Looking into doing analysis of the lifespan of a line of code, and via another question on stackexchange I was pointed to a research paper on OpenBSD that I've got a few questions about.
- When was OpenBSD source code release as opensource?
- In this sentence, "We learn that 61% of the lines of code in today’s OpenBSD are foundational: they were introduced prior to the release of the initial version we studied and have not been altered since."
- does that mean that OpenBSD released the very first batch of source code in "19 May 1998" (see next question for date info),
- or that's just the release they decided to start the 7.5 years of source code review?
- If "19 May 1998" was the first release, where did the other 61% of the code base come from,
- and was that never posted to an open source version control system?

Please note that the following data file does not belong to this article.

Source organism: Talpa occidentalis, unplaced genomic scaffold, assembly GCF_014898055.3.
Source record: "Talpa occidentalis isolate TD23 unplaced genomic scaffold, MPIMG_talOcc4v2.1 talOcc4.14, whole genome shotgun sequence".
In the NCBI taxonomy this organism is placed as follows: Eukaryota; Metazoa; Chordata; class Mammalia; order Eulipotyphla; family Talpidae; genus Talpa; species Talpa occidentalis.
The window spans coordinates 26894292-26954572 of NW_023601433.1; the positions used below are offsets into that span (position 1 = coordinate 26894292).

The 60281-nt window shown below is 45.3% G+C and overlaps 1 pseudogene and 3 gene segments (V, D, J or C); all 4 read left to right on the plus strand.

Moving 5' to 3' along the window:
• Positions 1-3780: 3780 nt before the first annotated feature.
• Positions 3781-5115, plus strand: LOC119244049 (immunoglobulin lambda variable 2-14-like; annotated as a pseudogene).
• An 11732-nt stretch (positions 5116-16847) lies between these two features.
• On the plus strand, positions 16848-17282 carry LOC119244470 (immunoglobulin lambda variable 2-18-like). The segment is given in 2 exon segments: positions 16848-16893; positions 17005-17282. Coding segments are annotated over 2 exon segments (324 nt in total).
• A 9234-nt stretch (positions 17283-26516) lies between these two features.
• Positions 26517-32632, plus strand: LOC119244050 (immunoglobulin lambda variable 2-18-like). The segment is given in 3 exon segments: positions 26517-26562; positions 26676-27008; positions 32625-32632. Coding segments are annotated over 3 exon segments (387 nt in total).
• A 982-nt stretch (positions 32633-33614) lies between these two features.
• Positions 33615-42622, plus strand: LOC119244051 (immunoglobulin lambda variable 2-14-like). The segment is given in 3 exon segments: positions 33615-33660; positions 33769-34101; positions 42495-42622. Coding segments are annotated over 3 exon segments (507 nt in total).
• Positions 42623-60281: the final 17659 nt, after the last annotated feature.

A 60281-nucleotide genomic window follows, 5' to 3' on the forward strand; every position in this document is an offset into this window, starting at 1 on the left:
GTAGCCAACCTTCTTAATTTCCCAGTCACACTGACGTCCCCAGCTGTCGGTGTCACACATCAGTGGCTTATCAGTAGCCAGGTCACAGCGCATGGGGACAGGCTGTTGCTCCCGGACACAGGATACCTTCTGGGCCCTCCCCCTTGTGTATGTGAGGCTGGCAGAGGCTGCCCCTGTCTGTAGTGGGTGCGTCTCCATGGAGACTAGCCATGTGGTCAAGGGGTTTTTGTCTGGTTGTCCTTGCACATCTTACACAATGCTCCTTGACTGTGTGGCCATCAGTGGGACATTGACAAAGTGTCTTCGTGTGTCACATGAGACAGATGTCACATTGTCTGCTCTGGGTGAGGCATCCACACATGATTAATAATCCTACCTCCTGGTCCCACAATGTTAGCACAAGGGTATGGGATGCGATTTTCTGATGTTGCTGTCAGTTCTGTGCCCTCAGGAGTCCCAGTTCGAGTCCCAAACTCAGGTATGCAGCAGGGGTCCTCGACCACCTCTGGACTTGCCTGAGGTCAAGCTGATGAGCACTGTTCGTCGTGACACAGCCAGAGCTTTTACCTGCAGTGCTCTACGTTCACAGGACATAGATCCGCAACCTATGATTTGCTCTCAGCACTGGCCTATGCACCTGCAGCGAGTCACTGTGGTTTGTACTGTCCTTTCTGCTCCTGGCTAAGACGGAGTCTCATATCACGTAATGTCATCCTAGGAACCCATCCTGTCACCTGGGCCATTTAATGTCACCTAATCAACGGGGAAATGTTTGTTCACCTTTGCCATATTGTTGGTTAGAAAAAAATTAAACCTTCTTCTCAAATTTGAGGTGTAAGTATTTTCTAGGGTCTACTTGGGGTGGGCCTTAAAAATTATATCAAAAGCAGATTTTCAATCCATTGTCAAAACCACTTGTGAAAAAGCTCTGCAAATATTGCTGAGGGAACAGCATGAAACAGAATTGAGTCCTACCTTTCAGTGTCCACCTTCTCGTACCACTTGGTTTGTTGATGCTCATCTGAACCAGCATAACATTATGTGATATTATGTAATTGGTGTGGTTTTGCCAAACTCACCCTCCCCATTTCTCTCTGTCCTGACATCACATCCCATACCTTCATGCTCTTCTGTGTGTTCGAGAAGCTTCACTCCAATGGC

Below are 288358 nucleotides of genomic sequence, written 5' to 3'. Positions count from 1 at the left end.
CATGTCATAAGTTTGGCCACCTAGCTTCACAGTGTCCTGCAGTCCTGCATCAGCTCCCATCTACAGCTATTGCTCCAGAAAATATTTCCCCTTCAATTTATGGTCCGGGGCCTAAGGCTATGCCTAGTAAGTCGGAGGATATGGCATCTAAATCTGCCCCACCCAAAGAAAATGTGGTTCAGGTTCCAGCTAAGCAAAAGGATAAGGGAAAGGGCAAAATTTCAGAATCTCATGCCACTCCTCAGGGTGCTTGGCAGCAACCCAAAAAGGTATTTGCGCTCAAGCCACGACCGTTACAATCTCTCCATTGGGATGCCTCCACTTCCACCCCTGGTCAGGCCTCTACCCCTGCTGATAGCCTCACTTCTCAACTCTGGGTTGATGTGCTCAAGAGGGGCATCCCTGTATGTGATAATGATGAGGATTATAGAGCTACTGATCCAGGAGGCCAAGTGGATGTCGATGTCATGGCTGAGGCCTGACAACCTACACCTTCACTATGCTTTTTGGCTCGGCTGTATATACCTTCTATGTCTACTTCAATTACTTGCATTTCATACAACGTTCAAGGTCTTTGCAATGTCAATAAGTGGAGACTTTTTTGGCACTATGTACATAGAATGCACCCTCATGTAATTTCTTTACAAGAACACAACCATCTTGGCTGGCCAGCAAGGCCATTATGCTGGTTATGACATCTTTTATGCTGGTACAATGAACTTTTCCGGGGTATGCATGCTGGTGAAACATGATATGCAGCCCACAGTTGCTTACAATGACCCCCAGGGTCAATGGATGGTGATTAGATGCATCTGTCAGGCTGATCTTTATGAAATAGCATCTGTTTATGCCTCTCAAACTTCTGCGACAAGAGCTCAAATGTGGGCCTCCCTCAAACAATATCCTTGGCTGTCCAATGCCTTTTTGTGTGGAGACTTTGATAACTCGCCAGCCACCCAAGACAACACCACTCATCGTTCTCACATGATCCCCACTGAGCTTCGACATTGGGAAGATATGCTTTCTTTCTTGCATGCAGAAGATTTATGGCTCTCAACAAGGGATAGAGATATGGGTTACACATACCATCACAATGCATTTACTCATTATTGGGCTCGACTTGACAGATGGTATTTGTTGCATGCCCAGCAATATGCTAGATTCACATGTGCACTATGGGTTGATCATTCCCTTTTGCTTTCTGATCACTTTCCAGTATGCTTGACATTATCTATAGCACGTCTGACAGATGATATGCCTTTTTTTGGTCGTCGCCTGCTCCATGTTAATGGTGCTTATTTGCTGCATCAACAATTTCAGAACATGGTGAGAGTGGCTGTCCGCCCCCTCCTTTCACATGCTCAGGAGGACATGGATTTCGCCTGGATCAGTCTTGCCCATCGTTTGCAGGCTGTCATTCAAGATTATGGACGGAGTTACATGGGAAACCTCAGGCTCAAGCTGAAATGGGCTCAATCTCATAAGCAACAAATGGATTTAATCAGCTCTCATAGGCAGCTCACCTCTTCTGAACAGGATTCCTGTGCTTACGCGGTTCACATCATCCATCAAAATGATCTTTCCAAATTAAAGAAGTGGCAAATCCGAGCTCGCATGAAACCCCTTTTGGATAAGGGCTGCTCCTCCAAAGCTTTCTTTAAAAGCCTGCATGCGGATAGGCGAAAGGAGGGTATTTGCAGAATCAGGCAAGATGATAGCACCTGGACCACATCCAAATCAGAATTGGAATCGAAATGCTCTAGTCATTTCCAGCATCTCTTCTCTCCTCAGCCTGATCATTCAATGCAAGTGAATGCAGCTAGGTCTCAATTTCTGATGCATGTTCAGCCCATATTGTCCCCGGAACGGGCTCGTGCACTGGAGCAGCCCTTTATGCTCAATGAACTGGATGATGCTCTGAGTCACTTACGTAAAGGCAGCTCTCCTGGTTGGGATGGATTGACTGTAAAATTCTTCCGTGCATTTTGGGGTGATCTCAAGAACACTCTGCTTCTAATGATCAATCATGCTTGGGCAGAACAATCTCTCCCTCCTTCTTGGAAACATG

- When that 7.5 years was appears be stated in this sentence: "We compiled a database of 140 vulnerabilities reported in the 7.5 years between 19 May 1998 and 17 November 2005."
- where would I find the source code for the patches in those 7.5 years,
- do those dates match releases dates,
- if so, how to I figure that out on my own?
Reason I ask all of this is in part because I can't find the information on OpenBSD or Chuck Cranor's website, which states:
I also hosted and helped create the first Anonymous CVS server on the Internet (the original anoncvs.openbsd.org, which was also know as eap.ccrc.wustl.edu).
Wikipedia states "Initial release: 1 October 1996", but I'm unable to tell if that release was open source.